BOULDER, Colorado (AP) — New Colorado coach Deion Sanders can’t yet point to any on-field wins in Boulder, but signs of a massive shift in mood and expectation abound at this school and in this city around what has been a forlorn football program.
Hired in December after a highly successful run as Jackson State’s head coach, the NFL Hall of Fame cornerback is in the midst of running practices with his new team in preparation for Colorado’s annual intrasquad spring game on April 22.
The school announced earlier this week that the game, which is also being nationally televised on ESPN, had sold out with more than 45,000 people expected to be on hand. It would stand out as the highest attendance ever for Colorado’s spring game, eclipsing the previous high of 17,800 in 2008. Indeed, according to the school, the anticipated attendance will be higher than the combined total for the previous nine spring games.
“We haven’t won a game. There’s no impact right now,” Sanders said at a news conference Saturday. “The financial aspect of what’s going on, that’s a blessing. Somebody’s profiting really well and I’m happy for that, especially this university because they deserve it. And to display and show what’s here, in your beloved city, I think that’s a beautiful thing to bring that to fruition.”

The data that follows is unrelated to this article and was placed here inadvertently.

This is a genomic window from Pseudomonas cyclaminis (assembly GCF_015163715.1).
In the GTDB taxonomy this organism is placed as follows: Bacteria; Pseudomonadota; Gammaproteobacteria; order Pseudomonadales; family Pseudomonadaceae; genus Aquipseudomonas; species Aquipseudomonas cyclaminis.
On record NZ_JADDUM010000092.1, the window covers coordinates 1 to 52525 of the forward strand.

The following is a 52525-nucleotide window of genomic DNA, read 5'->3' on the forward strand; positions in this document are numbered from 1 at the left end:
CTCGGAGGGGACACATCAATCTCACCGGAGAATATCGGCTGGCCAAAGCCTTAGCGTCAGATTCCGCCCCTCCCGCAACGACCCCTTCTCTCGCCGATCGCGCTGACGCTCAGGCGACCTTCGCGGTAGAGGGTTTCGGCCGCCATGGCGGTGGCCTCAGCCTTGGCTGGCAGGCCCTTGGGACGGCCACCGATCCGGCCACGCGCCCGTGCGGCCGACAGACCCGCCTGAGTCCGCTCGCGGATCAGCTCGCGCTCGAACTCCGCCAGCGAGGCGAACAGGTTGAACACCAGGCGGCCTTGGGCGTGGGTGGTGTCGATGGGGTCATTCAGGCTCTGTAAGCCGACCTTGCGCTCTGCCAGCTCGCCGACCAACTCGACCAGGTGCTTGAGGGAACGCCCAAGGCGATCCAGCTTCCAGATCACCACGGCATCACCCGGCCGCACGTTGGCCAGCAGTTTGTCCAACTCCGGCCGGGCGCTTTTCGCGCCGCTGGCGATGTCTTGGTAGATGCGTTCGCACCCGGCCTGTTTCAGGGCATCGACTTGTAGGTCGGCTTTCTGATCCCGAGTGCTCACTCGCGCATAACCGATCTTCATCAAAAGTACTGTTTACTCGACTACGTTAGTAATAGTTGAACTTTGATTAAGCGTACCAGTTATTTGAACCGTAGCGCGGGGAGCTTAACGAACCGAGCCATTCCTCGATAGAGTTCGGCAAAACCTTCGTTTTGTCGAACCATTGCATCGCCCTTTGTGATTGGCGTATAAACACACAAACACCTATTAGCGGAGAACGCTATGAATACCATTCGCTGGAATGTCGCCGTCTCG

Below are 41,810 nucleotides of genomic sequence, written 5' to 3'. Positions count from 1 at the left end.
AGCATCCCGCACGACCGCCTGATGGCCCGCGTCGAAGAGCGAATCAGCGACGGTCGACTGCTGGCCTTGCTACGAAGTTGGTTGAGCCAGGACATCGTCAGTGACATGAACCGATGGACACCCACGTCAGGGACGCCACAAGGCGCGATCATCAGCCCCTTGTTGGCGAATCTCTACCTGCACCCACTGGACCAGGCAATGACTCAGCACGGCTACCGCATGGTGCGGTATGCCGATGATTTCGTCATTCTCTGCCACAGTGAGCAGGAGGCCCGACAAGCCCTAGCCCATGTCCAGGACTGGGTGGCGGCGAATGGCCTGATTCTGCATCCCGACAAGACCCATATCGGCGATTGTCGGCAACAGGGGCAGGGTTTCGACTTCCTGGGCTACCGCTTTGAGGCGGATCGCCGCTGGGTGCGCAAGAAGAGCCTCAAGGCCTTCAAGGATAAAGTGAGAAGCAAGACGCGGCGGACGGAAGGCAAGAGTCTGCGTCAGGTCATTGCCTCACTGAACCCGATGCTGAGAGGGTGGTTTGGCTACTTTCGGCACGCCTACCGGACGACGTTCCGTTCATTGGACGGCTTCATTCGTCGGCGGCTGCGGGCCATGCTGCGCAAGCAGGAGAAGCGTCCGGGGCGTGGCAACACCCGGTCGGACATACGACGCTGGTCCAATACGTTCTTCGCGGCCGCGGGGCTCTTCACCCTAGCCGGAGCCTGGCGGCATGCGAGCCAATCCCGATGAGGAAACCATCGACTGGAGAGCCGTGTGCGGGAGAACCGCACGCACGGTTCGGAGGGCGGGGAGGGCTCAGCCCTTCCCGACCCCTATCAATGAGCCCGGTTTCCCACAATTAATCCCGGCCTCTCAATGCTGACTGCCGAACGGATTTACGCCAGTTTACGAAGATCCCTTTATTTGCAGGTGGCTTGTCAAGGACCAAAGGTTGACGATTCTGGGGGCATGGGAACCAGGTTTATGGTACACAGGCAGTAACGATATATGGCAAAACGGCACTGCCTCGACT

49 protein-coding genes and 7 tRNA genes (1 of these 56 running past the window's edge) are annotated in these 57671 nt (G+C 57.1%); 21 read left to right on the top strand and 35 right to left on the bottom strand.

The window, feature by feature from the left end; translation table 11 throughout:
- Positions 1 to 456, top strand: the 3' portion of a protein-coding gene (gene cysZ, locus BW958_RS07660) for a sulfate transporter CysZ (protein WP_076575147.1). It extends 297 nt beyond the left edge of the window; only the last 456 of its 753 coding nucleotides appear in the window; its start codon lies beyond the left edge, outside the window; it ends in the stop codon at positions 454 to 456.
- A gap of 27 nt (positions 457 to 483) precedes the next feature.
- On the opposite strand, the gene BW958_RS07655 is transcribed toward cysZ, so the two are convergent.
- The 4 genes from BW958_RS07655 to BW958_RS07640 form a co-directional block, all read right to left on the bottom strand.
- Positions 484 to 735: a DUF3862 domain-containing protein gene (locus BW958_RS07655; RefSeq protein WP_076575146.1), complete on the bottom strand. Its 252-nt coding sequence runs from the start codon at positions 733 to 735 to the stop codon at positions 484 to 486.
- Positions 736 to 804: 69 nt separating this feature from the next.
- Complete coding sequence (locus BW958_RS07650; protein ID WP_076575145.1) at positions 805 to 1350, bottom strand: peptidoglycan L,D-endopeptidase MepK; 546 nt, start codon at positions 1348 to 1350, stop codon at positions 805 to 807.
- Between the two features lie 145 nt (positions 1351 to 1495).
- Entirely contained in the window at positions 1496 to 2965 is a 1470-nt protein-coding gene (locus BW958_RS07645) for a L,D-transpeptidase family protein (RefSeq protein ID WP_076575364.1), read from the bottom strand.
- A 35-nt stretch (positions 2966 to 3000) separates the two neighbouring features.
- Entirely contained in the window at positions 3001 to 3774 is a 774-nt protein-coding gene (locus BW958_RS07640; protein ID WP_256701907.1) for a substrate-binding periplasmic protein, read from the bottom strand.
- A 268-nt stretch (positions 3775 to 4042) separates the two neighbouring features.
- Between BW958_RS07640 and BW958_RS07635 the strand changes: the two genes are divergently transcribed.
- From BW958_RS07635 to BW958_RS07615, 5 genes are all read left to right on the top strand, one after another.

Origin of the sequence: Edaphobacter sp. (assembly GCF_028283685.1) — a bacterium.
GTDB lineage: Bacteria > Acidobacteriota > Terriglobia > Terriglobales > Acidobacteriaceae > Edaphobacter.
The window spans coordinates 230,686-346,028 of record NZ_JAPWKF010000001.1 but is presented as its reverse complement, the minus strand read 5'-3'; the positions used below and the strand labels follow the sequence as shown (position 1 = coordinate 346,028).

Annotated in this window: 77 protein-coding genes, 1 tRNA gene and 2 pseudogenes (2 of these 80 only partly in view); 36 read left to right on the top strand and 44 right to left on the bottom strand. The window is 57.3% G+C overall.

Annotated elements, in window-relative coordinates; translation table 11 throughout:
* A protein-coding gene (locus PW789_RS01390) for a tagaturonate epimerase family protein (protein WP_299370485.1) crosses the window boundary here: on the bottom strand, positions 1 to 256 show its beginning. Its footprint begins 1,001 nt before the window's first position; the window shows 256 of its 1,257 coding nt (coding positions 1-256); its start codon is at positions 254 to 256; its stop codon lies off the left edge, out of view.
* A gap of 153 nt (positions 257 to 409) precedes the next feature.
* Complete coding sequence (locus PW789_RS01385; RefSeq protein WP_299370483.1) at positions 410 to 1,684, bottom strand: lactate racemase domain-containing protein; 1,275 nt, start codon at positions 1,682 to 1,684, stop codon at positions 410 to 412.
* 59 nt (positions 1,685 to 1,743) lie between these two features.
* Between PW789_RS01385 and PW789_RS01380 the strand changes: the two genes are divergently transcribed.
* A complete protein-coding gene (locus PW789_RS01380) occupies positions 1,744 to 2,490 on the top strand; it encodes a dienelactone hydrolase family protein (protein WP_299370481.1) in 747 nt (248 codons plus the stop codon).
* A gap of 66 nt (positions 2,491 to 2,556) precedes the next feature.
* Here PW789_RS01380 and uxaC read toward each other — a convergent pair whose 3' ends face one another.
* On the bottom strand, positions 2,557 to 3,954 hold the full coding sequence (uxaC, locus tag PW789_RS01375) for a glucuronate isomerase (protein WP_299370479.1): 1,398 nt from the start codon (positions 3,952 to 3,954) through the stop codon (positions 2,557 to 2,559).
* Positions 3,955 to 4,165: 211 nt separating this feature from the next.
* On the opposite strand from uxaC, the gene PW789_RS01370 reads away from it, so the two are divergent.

Sanders, popularly known as “Primetime” in his playing days but better known now as “Coach Prime,” said he likes the way the team is starting to mesh. He can sense the eagerness and desire among his players and the students he’s met to turn around the program.
“I can’t wait for the spring game, really looking forward to it, because I want to see the difference in the atmosphere and the feeling and the spirit of everything,” said Sanders, who is taking over a program that has had a losing record in its last six seasons, including a 1-11 finish last season.
“I spoke to the School of Business yesterday and it was phenomenal,” Sanders said. “Those kids were hungry. Every kid had a pencil and piece of paper and taking notes and they were on every darn word, every thought, everything I uttered, they were on it. They wanted it. I loved that.”
Sanders insists change has to be made by both players and fans.
“If we’re going to change the game here, that means the fans have got to change, too,” he said. “We want to impact them as well. We want them to be ready for us like we want to be ready for them.”
If his players are anything like their coach, they’ll be ready, for primetime. Sanders attended the conference wearing a cowboy hat with a gold chain and traditional coach’s whistle draped around his neck. He was asked if he would like to see some of his players, which include his son, quarterback Shedeur Sanders, take on any of his football characteristics as is sometimes won’t between players and coaches.
“I hope so,” Sanders said with a smile. “God, I hope so. That’s what I want. That’s what I’m looking for.”